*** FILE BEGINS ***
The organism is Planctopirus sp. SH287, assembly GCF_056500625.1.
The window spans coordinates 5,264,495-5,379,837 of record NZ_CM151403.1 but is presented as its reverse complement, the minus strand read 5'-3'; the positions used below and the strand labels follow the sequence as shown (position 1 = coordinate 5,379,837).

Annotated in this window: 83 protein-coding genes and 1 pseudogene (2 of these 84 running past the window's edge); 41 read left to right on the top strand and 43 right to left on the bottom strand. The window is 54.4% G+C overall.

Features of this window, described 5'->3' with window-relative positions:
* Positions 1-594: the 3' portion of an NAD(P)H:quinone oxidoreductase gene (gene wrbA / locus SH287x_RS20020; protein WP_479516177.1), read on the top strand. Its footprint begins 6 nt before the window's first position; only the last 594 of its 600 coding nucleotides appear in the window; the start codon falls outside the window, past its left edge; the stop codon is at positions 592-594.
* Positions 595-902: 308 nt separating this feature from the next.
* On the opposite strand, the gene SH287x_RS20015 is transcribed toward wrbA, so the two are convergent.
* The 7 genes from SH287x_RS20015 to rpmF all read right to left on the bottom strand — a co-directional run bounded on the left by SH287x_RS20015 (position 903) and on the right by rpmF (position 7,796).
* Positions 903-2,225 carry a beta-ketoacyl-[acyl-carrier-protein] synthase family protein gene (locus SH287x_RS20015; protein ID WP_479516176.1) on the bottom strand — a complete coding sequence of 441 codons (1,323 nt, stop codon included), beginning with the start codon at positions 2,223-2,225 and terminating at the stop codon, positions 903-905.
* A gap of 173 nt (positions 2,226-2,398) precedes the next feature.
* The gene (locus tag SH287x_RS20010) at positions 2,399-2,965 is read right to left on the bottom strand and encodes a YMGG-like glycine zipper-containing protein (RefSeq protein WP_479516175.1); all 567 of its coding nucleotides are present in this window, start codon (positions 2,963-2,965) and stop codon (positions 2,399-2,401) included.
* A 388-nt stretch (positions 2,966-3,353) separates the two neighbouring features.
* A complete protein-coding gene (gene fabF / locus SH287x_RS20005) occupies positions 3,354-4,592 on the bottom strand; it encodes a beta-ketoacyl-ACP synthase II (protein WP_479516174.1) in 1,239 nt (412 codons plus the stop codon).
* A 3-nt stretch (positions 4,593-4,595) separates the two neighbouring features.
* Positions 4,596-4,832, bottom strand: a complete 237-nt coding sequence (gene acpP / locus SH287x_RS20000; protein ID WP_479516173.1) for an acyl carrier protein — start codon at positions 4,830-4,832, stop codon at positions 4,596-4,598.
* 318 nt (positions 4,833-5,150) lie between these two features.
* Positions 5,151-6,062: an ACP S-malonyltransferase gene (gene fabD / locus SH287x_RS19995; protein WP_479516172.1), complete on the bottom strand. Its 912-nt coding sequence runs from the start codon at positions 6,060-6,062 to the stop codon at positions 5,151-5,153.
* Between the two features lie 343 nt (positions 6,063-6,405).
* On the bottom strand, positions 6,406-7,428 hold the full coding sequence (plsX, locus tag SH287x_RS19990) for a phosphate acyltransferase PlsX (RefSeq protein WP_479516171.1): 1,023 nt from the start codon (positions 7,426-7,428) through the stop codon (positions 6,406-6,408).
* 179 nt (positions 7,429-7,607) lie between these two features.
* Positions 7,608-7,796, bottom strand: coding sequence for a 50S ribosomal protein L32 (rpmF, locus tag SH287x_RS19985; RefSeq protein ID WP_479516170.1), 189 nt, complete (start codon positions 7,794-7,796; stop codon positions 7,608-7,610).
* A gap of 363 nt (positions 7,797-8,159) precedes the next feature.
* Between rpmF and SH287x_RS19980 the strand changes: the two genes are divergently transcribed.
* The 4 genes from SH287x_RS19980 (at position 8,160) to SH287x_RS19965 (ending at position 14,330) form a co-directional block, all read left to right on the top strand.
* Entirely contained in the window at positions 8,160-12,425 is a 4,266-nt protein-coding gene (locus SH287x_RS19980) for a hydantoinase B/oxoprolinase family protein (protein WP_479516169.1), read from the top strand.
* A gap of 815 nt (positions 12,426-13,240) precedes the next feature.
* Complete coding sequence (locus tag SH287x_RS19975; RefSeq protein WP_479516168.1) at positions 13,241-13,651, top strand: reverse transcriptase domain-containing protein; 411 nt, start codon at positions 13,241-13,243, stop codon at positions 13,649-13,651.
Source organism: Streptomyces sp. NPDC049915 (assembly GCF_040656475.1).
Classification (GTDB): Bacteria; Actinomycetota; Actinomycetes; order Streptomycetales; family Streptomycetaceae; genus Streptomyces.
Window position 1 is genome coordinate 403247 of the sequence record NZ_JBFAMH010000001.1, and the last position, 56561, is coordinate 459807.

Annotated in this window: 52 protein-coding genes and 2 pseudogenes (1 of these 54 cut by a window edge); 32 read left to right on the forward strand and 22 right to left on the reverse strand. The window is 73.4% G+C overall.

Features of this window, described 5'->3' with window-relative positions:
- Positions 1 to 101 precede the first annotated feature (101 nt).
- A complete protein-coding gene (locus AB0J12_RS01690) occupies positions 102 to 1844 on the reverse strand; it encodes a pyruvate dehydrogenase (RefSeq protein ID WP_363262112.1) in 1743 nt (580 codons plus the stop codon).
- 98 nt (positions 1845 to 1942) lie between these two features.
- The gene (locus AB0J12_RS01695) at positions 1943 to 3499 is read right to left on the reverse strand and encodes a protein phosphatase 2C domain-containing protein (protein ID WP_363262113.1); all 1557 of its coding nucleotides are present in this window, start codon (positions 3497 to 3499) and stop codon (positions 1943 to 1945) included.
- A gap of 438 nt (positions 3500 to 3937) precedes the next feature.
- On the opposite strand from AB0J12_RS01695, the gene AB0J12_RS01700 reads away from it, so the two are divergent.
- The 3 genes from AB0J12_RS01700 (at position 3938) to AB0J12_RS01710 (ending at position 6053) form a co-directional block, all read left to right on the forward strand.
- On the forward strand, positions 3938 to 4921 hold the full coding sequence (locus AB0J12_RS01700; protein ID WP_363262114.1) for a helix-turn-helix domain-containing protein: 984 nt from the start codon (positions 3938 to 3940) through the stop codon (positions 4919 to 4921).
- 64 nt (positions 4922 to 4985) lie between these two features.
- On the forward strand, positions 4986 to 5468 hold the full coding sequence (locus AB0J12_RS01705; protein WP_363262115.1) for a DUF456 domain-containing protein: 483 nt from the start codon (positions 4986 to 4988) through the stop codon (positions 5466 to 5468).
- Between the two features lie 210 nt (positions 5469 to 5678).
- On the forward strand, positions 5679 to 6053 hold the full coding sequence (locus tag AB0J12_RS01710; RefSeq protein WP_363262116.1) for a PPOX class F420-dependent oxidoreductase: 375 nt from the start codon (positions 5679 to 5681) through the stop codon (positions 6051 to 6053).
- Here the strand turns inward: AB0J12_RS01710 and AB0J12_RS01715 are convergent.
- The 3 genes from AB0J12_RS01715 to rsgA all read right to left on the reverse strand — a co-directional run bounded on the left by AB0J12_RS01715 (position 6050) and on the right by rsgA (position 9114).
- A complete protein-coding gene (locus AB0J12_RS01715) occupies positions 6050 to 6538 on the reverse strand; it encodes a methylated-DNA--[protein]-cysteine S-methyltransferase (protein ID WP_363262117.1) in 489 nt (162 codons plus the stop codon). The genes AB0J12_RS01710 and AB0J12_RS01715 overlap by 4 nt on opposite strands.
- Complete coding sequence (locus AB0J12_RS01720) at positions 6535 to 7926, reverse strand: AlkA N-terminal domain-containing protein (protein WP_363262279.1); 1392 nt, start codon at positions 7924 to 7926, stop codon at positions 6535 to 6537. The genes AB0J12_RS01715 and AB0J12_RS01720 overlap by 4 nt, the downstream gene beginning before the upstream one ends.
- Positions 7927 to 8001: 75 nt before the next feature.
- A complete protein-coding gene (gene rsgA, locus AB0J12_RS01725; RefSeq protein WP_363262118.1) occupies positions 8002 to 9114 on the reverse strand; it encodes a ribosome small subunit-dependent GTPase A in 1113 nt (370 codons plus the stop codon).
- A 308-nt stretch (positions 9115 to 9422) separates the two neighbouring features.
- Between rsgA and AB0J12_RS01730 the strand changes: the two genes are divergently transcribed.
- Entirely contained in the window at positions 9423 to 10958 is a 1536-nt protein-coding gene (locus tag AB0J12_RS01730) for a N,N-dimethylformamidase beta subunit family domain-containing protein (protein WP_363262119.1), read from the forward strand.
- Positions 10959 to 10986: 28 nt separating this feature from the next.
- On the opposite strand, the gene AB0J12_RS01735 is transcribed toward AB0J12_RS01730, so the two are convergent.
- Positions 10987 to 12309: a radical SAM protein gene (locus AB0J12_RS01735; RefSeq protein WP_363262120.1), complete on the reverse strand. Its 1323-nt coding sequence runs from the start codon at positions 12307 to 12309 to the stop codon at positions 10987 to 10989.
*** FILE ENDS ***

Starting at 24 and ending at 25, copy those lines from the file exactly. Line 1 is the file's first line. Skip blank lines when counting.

* The 4 genes from SH287x_RS19980 (at position 8,160) to SH287x_RS19965 (ending at position 14,330) form a co-directional block, all read left to right on the top strand.
* Entirely contained in the window at positions 8,160-12,425 is a 4,266-nt protein-coding gene (locus SH287x_RS19980) for a hydantoinase B/oxoprolinase family protein (protein WP_479516169.1), read from the top strand.